I believe you have received good advice on several methods to produce your model.
Another very important consideration is the scale and size of model that you have space to build and can transport.
So you really need to ensure your model fits these boundaries.
Initially I suspect you will not be attempting an exact true scale as this is more suitable for the more experienced so a stand off scale allows a bit more flexibility in adapting to size.
Once you know the max size you need to invest in a good solid flat building board. You then mark a solid line down the centre along the longest length. This will provide you with a fixed datum line from which you can check all measurements. I mark the prow and stern positions to ensure I keep to my max size after allowing for any plank / skin covering thickness.
I usually build my hulls upside down but you can build from keel up. Mark the individual former distances on the board and use a set square to extend a line at each point to the board edges. I add small blocks of wood either side of each former along the outside edges to keep all square.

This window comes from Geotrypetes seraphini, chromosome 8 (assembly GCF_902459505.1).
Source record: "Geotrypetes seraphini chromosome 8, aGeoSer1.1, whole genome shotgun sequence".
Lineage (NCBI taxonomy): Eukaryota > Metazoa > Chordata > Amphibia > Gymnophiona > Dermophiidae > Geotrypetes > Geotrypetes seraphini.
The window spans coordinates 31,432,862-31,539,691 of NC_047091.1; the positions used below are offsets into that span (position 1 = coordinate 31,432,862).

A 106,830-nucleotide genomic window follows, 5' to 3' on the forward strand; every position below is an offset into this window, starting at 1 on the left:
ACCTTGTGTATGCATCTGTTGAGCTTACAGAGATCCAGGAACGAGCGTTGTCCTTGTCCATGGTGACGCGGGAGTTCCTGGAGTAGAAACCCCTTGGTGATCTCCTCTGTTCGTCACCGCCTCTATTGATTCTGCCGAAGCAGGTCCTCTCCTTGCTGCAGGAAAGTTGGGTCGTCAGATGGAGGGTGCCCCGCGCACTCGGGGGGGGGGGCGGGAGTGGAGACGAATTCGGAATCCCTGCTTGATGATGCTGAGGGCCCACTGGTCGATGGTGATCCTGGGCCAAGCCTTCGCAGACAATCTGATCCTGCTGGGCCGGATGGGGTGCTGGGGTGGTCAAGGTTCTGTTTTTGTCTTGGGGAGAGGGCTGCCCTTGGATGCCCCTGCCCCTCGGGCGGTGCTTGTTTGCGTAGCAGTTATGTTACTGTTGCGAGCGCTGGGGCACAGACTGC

Prepare cardboard masters from your plan and check them for accuracy on the centre line and to the edge. This will also indicate any misplacement of the keel / stringers which you can correct.
If all is correct you can cut formers from wood (or chosen material) and should have a good starting point to start constructing your hull.
There are many build blogs on this site that have detailed the process, but I attach a couple of pics of my RMS Olympic and Bill Lucy's RMS Titanic under construction using this method.
Happy building and please ask if you need any clarification.